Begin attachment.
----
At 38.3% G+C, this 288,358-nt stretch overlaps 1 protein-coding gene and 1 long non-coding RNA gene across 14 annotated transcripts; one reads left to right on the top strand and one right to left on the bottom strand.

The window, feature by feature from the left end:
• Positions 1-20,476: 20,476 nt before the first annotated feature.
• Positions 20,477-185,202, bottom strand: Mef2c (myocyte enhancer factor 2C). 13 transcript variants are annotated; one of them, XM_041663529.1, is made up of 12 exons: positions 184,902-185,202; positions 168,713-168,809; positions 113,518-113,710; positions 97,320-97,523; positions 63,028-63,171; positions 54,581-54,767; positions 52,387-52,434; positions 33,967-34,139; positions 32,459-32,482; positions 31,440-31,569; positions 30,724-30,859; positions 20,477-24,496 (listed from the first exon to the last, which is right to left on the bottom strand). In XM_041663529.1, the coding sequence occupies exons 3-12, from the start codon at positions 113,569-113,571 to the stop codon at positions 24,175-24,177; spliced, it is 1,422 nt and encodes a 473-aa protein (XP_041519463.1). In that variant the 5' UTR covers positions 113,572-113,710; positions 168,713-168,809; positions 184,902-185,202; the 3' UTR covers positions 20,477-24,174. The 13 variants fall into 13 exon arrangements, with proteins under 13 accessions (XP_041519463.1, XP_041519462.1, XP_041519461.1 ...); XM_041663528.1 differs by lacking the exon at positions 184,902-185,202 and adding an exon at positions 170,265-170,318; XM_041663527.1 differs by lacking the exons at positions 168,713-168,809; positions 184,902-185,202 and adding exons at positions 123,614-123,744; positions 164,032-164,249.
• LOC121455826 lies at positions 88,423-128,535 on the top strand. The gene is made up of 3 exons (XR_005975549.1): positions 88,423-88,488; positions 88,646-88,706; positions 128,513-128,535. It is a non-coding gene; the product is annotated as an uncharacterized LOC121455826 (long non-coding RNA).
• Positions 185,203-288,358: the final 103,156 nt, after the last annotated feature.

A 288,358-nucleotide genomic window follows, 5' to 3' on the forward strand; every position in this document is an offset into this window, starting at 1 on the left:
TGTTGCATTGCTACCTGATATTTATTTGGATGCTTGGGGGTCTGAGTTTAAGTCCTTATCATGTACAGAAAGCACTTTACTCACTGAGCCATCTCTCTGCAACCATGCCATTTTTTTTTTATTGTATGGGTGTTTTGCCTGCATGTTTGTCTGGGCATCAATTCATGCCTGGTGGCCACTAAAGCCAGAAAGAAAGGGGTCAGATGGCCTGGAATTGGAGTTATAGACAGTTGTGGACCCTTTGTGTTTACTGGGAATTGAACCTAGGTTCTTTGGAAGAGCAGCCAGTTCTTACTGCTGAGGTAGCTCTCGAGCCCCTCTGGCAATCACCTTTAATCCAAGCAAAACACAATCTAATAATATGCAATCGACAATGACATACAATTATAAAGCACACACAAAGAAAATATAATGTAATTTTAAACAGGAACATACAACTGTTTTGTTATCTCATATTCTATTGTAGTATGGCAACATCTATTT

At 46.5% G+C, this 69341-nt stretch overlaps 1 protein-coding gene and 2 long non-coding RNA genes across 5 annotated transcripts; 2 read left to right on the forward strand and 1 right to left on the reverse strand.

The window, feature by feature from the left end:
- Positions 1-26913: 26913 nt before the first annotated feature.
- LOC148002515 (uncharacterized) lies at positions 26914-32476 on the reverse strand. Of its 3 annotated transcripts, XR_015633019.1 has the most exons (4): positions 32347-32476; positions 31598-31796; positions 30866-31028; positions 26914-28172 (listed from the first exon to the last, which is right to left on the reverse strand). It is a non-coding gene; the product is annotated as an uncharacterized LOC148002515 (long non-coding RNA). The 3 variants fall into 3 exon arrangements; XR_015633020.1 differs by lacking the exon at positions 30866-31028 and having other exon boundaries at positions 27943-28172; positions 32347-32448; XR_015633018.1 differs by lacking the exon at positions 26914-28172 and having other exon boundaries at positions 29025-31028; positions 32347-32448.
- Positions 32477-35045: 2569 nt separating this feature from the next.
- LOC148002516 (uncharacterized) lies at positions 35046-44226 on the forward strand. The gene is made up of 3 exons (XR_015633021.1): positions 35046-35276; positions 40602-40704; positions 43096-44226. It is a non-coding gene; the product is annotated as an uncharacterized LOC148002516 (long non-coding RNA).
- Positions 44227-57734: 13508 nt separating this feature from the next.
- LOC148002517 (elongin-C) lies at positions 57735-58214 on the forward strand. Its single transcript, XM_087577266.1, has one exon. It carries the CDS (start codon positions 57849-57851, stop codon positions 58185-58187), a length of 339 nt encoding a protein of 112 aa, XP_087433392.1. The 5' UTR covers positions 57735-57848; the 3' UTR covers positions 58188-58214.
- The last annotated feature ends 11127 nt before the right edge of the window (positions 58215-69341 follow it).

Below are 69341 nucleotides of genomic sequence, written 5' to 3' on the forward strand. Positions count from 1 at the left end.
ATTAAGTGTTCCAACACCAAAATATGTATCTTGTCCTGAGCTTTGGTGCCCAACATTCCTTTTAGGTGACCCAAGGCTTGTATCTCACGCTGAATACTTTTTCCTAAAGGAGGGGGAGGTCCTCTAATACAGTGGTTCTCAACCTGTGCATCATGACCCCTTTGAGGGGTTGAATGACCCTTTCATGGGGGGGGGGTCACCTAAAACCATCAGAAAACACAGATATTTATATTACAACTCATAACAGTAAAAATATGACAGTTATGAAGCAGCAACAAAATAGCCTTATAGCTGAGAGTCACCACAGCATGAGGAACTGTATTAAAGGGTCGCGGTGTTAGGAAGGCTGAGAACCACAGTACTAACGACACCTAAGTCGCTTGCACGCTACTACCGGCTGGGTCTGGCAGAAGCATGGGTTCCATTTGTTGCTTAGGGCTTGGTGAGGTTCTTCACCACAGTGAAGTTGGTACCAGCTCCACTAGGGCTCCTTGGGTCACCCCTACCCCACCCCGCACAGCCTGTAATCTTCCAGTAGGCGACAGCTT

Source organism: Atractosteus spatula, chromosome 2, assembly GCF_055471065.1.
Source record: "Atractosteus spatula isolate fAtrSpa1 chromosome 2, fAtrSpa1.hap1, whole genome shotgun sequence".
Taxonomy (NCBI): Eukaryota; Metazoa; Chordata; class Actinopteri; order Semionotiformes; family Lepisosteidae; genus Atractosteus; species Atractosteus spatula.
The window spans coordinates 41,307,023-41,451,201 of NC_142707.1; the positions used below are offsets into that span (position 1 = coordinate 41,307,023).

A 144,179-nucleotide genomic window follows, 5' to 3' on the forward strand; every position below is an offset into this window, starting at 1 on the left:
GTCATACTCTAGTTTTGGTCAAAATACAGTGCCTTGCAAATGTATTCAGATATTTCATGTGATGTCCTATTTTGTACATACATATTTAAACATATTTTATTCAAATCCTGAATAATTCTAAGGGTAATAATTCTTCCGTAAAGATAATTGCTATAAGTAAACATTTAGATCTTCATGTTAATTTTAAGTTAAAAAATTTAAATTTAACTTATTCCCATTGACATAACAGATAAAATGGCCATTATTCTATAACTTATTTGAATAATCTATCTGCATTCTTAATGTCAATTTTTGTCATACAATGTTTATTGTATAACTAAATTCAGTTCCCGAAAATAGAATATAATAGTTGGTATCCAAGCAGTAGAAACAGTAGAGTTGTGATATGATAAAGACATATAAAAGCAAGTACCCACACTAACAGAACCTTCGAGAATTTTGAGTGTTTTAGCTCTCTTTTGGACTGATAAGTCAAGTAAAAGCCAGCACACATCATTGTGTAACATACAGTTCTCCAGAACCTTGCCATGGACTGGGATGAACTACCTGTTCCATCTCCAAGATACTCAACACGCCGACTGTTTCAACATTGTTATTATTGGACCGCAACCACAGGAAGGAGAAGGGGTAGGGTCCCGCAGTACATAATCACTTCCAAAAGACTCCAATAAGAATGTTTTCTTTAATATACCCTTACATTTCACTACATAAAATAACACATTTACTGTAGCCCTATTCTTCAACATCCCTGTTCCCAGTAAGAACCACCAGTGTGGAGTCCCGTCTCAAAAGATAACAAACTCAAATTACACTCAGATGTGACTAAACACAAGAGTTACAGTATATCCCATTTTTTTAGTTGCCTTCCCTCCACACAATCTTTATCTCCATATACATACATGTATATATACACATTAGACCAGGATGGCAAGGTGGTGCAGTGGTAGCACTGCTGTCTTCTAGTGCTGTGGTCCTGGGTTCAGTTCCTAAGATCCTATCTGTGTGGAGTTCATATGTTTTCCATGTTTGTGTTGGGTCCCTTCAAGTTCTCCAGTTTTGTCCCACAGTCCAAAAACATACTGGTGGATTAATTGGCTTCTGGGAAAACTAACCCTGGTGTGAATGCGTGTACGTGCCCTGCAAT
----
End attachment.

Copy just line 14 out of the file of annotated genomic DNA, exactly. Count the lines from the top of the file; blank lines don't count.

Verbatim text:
- LOC148002516 (uncharacterized) lies at positions 35046-44226 on the forward strand. The gene is made up of 3 exons (XR_015633021.1): positions 35046-35276; positions 40602-40704; positions 43096-44226. It is a non-coding gene; the product is annotated as an uncharacterized LOC148002516 (long non-coding RNA).